Literary responses Adrienne Rich
Rich was during her lifetime and still is widely acclaimed and honoured as a major poet, theorist, and critic of culture. Her poetry and prose have been examined in literary and social criticism, and in...
Literary responses Hilary Mantel
Colin Burrow found this novel brilliant, perhaps perverse, offering substantial and deep pleasure to the reader, excelling particularly when the historical record is uncertain or contradictory, well able to stand comparison with the portrait of...


December 1953: Hugh Hefner launched his magazine Playboy,...

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December 1953

Hugh Hefner launched his magazine Playboy, published in Chicago. The first issue featured a previously unpublished nude photo of Marilyn Monroe .

May 1978: Virago Press issued its first Virago Modern...

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May 1978

Virago Press issued its first Virago Modern Classics, a historically important series most though not all of which were novels.

January 1996: Virago Press resumed operations as an imprint...

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January 1996

Virago Press resumed operations as an imprint of another larger company, Little Brown . Its board took the decision to sell in 1995, two years after its twentieth birthday.

10 October 2006: Kiran Desai won the Man Booker Prize for...

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10 October 2006

Kiran Desai won the Man Booker Prize for Fiction for her novel The Inheritance of Loss.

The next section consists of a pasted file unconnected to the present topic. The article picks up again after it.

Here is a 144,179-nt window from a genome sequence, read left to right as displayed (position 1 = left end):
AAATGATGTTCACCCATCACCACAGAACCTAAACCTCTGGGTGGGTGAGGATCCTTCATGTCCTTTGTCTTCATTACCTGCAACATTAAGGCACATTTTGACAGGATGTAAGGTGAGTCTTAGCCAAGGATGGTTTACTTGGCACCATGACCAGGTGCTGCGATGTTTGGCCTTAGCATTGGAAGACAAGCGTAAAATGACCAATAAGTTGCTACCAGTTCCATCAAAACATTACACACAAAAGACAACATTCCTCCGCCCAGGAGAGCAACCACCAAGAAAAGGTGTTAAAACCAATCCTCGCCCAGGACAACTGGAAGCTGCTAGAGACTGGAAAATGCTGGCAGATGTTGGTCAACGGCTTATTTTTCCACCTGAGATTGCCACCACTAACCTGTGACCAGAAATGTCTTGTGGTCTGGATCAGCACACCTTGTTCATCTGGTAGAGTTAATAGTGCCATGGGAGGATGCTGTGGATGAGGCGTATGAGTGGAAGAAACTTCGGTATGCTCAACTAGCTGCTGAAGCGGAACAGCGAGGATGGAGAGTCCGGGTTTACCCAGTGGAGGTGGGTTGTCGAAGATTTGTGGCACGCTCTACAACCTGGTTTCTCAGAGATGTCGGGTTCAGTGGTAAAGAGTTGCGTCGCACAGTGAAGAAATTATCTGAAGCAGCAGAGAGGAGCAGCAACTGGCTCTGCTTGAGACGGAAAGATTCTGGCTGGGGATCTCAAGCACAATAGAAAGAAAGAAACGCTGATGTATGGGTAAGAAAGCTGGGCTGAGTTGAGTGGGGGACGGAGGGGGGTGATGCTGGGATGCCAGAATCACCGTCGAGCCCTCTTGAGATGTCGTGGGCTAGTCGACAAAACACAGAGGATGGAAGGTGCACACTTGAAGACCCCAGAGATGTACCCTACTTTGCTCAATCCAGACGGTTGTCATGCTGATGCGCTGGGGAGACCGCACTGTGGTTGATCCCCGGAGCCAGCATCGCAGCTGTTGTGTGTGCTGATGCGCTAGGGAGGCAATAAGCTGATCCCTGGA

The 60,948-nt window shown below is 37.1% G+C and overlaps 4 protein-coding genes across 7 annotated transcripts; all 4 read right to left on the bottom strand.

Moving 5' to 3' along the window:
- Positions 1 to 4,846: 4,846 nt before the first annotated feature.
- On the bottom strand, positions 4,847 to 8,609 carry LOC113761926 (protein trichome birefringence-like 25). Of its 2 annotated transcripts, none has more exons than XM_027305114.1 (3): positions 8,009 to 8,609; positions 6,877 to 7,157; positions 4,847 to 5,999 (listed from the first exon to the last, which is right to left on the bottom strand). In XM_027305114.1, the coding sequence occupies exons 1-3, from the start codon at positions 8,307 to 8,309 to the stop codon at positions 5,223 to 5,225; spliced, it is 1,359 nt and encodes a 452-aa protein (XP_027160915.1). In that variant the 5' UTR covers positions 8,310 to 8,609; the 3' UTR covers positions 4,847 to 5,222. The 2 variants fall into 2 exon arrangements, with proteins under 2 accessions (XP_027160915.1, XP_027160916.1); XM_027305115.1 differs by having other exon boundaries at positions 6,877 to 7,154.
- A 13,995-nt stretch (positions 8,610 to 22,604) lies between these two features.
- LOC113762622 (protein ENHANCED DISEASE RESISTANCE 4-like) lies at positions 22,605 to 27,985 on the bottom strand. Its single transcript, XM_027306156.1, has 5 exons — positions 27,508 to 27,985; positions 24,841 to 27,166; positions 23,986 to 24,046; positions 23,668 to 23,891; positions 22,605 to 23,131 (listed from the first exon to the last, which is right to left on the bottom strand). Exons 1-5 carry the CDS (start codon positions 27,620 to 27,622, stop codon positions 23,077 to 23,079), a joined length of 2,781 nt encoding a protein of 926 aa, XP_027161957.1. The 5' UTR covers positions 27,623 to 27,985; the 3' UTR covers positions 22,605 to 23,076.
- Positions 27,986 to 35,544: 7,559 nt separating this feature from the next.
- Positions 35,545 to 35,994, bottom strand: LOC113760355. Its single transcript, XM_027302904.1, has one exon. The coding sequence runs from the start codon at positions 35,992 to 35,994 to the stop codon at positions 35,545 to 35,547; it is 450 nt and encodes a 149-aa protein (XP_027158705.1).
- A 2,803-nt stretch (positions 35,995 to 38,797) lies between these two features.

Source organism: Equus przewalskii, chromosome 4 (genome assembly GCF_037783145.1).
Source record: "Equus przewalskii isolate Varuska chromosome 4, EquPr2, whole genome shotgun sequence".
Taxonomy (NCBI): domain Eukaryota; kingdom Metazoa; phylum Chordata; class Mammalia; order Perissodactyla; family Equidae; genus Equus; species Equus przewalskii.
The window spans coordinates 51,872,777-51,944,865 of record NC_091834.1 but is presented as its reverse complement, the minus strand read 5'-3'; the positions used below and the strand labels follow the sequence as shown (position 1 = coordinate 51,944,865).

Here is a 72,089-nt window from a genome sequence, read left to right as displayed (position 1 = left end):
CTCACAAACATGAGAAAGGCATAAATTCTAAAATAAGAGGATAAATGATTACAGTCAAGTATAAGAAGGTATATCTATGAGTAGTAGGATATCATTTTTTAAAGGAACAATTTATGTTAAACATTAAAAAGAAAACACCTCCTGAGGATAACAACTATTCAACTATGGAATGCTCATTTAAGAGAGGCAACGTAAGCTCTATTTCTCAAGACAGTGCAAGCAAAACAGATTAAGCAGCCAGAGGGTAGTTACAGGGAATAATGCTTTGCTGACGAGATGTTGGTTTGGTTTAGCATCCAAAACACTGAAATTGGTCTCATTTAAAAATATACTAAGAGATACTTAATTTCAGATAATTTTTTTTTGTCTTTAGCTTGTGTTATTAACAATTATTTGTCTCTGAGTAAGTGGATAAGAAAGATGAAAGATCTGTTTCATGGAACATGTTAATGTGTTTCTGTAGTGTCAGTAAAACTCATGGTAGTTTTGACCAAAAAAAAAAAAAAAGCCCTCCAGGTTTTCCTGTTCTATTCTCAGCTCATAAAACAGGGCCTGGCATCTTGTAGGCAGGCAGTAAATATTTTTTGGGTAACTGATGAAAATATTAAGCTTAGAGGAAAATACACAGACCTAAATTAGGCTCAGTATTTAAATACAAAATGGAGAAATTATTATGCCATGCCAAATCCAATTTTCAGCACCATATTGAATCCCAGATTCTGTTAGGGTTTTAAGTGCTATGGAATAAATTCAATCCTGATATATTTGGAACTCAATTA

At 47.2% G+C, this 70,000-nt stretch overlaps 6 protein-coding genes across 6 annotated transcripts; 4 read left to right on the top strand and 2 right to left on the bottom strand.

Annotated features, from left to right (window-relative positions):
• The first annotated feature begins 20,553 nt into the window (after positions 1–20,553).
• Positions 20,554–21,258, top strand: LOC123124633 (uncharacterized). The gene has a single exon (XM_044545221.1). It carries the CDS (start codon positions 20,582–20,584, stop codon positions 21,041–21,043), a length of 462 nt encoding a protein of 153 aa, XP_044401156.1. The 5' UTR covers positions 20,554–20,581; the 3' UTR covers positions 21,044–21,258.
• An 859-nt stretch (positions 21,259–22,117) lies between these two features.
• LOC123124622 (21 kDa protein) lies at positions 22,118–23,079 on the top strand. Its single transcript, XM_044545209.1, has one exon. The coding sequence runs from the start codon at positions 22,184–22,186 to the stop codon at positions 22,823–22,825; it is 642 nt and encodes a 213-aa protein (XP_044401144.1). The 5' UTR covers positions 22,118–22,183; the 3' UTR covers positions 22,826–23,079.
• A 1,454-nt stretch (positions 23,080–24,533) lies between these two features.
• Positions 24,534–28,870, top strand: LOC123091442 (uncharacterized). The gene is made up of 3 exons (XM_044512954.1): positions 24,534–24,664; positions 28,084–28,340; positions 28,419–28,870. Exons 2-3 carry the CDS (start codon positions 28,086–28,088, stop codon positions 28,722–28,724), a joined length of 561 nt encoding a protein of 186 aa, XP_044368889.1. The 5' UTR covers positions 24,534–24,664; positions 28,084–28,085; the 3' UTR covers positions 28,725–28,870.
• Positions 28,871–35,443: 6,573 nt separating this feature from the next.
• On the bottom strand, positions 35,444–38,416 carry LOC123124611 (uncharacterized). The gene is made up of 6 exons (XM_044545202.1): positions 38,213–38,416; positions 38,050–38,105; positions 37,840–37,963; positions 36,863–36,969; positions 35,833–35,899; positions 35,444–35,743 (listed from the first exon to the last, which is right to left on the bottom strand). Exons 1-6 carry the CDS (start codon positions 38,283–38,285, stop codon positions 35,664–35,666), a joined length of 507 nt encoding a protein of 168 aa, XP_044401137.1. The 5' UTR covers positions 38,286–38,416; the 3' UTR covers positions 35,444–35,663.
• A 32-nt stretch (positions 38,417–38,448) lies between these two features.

26 September 2009: The Guardian newspaper carried a number of...

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26 September 2009

The Guardian newspaper carried a number of poems and short prose pieces commissioned in support of the 10:10 initiative to reduce carbon emissions.


Atwood, Margaret. “’Little Chappies With Breasts’”. New York Times Book Review, p. 11.
Atwood, Margaret. “A Nobel for our times”. Guardian Weekly, p. 16.
Atwood, Margaret. A Quiet Game, and Other Early Works. Editors Chung, Kathy and Sherrill Grace, Juvenilia Press, 1997.
Atwood, Margaret. Alias Grace. McClelland and Stewart, 1996.
Atwood, Margaret, and Johnnie Christmas. Angel Catbird. Dark Horse Books, 2016.
Atwood, Margaret. Bluebeard’s Egg. McClelland and Stewart, 1983.
Atwood, Margaret. Bodily Harm. McClelland and Stewart, 1981.
Atwood, Margaret. Bottle. Hay Festival Press, 2004, http://PS 8551 T97 B75 2004 Special Collections.
Atwood, Margaret. Cat’s Eye. McClelland and Stewart, 1988.
Atwood, Margaret. Dancing Girls and Other Stories. McClelland and Stewart, 1977.
Atwood, Margaret. Double Persephone. Toronto, ON, 1961.
Guppy, Shusha et al. “Edna O’Brien”. Women Writers at Work: The <span data-tei-ns-tag="tei_title" data-tei-title-lvl="j">Paris Review</span> Interviews, edited by George Plimpton and George Plimpton, Viking, 1989, pp. 337-59.
McMaster, Juliet, and Margaret Atwood. “Foreword”. A Quiet Game, and Other Early Works, edited by Kathy Chung et al., Juvenilia Press, 1997, p. vi.
Atwood, Margaret, and Christian Ward. “Freeforall”. The Guardian, pp. 59-63.
Atwood, Margaret. Good Bones. Coach House Press, 1992.
Atwood, Margaret. “Guardian book club”. The Guardian, p. Review 7.
Atwood, Margaret. Hag-Seed. Knopf Canada, 2016.
Atwood, Margaret. “Here comes a chopper . . ”. The Guardian, p. Review 6.
Atwood, Margaret. “How I fell for Twitter”. The Guardian, p. 35.
Atwood, Margaret. I’m Starved for You. Byliner Fiction, 2012.
Atwood, Margaret. In Other Worlds: SF and the Human Imagination. Signal, 2011.
Atwood, Margaret. Interlunar. Oxford University Press, 1984.
Grace, Sherrill, and Margaret Atwood. “Introduction”. A Quiet Game, and Other Early Works, edited by Kathy Chung et al., Juvenilia Press, 1997, p. vii - xiv.
Carrière, Marie, and Margaret Atwood. “Introduction”. The Burgess Shale, University of Alberta Press; CLC, 2017, p. ix - xii.
Atwood, Margaret. Lady Oracle. McClelland and Stewart, 1976.